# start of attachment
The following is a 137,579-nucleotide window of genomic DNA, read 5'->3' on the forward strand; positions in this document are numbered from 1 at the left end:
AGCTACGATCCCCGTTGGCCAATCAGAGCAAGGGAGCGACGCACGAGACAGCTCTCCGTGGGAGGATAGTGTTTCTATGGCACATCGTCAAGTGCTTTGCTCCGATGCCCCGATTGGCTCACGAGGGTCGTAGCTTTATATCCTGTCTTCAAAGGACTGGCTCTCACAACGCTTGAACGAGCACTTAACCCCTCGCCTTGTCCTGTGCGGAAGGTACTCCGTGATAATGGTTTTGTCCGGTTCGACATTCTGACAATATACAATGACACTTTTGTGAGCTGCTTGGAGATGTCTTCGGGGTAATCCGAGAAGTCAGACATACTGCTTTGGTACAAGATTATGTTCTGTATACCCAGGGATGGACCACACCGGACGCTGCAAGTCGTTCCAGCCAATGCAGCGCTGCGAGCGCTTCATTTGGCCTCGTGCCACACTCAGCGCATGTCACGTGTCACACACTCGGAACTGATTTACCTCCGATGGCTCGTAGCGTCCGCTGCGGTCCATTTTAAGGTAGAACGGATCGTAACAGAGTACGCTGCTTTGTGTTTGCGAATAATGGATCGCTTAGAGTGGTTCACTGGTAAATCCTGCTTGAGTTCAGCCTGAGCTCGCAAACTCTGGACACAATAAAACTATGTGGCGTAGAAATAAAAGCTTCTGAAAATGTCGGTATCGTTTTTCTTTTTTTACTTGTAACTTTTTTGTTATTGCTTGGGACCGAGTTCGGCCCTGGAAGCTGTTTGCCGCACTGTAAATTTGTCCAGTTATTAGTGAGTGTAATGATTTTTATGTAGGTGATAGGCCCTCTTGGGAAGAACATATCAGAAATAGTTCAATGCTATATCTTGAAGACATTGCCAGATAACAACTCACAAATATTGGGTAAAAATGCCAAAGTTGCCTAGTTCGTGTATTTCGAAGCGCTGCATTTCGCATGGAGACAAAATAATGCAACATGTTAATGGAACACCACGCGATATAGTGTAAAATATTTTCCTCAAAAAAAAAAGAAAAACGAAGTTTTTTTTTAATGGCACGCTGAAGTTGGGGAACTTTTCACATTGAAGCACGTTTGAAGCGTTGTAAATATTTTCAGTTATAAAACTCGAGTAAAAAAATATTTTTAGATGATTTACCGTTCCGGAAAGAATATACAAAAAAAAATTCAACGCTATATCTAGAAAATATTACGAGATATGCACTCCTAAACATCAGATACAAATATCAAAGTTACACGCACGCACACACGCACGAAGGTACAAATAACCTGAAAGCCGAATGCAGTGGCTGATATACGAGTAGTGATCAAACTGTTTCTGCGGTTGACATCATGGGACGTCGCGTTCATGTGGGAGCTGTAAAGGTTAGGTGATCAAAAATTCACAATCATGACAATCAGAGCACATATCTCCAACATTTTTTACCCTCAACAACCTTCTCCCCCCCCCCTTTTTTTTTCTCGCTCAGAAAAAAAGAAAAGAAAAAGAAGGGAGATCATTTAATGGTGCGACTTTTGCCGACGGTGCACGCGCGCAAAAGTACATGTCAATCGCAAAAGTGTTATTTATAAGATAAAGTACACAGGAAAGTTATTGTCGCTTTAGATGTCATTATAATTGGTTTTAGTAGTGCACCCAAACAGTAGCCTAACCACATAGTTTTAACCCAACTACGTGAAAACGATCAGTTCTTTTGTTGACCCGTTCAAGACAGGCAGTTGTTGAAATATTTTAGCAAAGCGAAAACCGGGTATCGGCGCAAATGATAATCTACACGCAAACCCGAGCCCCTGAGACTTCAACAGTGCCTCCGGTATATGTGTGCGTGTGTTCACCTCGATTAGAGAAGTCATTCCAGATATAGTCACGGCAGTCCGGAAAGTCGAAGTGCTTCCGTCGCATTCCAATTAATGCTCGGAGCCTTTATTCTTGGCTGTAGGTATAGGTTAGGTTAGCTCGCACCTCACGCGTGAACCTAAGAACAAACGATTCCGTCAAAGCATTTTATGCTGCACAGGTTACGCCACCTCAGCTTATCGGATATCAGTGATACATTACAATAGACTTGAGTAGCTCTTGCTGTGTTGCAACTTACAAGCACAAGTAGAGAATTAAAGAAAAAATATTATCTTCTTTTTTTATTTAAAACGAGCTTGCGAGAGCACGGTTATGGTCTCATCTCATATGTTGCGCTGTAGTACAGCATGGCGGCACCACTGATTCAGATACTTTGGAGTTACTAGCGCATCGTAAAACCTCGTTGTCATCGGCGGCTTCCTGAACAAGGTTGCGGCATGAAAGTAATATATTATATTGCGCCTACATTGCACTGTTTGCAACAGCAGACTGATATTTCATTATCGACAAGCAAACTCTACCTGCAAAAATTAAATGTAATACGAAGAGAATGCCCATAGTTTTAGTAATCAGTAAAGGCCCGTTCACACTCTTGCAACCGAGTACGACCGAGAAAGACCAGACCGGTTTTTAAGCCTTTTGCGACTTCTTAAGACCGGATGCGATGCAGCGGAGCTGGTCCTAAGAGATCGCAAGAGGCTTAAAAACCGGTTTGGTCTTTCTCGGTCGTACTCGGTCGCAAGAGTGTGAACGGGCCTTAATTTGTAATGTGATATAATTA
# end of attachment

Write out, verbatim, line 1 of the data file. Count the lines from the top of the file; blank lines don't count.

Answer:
The following is a 137,579-nucleotide window of genomic DNA, read 5'->3' on the forward strand; positions in this document are numbered from 1 at the left end: